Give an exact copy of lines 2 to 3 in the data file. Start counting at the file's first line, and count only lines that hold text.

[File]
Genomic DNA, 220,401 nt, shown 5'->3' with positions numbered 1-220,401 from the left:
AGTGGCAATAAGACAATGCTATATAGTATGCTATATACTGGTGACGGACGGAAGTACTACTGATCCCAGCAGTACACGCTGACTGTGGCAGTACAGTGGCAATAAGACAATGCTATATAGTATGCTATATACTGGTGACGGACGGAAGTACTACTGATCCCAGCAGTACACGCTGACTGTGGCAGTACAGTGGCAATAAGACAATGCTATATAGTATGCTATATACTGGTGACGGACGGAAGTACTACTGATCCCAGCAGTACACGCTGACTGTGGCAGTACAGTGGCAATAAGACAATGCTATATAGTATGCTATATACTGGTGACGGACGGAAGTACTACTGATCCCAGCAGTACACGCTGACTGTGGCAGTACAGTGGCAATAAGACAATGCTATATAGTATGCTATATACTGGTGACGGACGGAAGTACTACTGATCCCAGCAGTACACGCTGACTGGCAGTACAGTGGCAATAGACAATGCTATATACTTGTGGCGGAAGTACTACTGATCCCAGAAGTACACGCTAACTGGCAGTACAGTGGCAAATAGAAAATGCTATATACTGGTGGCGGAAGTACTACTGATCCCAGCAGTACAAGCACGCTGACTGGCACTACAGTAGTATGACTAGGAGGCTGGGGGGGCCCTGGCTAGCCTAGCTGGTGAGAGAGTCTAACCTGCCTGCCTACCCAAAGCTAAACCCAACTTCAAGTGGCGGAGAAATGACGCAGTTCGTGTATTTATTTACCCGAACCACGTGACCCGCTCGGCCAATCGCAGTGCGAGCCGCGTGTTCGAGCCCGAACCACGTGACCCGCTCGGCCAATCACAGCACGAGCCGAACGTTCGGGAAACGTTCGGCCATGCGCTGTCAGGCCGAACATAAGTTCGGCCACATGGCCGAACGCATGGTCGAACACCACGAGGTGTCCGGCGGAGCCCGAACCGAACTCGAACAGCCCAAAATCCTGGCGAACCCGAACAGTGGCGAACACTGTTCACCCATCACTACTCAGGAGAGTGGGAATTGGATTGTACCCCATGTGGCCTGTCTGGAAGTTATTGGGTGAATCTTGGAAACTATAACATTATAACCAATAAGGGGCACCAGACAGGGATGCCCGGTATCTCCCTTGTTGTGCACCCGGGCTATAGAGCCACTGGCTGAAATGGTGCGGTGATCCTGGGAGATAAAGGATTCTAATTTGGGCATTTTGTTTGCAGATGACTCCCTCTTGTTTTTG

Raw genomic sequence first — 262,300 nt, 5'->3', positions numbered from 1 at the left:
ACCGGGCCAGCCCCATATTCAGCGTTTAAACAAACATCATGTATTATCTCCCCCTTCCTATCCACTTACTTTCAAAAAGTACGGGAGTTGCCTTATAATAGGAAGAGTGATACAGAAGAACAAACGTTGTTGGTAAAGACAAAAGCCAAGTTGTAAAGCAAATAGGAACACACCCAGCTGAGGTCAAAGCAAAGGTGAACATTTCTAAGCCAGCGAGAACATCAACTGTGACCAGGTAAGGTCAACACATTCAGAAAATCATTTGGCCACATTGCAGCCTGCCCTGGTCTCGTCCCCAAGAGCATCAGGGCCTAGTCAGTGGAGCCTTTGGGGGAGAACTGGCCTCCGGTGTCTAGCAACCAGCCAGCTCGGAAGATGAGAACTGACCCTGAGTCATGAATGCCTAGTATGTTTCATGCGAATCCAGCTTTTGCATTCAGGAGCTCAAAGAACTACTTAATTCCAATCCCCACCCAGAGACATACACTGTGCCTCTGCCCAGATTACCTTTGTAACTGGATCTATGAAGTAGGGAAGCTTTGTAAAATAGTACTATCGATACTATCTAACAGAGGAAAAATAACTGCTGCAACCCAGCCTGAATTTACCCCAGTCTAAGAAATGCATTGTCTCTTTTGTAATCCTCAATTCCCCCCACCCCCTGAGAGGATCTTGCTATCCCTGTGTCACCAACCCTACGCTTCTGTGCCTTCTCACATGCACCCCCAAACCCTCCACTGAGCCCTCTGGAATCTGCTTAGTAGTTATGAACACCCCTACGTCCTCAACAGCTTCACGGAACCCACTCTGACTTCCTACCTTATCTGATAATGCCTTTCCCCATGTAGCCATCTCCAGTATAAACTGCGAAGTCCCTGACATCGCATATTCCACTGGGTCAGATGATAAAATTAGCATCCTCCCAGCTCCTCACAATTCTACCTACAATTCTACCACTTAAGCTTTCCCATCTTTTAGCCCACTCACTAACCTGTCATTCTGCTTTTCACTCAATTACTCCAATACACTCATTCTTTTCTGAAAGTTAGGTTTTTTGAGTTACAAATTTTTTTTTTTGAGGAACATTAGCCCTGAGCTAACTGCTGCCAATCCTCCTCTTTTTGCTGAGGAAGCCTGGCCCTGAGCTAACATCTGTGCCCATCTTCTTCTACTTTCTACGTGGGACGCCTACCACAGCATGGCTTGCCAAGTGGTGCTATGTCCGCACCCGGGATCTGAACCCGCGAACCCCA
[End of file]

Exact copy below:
AGTGGCAATAAGACAATGCTATATAGTATGCTATATACTGGTGACGGACGGAAGTACTACTGATCCCAGCAGTACACGCTGACTGTGGCAGTACAGTGGCAATAAGACAATGCTATATAGTATGCTATATACTGGTGACGGACGGAAGTACTACTGATCCCAGCAGTACACGCTGACTGTGGCAGTACAGTGGCAATAAGACAATGCTATATAGTATGCTATATACTGGTGACGGACGGAAGTACTACTGATCCCAGCAGTACACGCTGACTGTGGCAGTACAGTGGCAATAAGACAATGCTATATAGTATGCTATATACTGGTGACGGACGGAAGTACTACTGATCCCAGCAGTACACGCTGACTGTGGCAGTACAGTGGCAATAAGACAATGCTATATAGTATGCTATATACTGGTGACGGACGGAAGTACTACTGATCCCAGCAGTACACGCTGACTGGCAGTACAGTGGCAATAGACAATGCTATATACTTGTGGCGGAAGTACTACTGATCCCAGAAGTACACGCTAACTGGCAGTACAGTGGCAAATAGAAAATGCTATATACTGGTGGCGGAAGTACTACTGATCCCAGCAGTACAAGCACGCTGACTGGCACTACAGTAGTATGACTAGGAGGCTGGGGGGGCCCTGGCTAGCCTAGCTGGTGAGAGAGTCTAACCTGCCTGCCTACCCAAAGCTAAACCCAACTTCAAGTGGCGGAGAAATGACGCAGTTCGTGTATTTATTTACCCGAACCACGTGACCCGCTCGGCCAATCGCAGTGCGAGCCGCGTGTTCGAGCCCGAACCACGTGACCCGCTCGGCCAATCACAGCACGAGCCGAACGTTCGGGAAACGTTCGGCCATGCGCTGTCAGGCCGAACATAAGTTCGGCCACATGGCCGAACGCATGGTCGAACACCACGAGGTGTCCGGCGGAGCCCGAACCGAACTCGAACAGCCCAAAATCCTGGCGAACCCGAACAGTGGCGAACACTGTTCACCCATCACTACTCAGGAGAGTGGGAATTGGATTGTACCCCATGTGGCCTGTCTGGAAGTTATTGGGTGAATCTTGGAAACTATAACATTATAACCAATAAGGGGCACCAGACAGGGATGCCCGGTATCTCCCTTGTTGTGCACCCGGGCTATAGAGCCACTGGCTGAAATGGTGCGGTGATCCTGGGAGATAAAGGATTCTAATTTGGGCATTTTGTTTGCAGATGACTCCCTCTTGTTTTTG

Raw genomic sequence first — 262,300 nt, 5'->3', positions numbered from 1 at the left: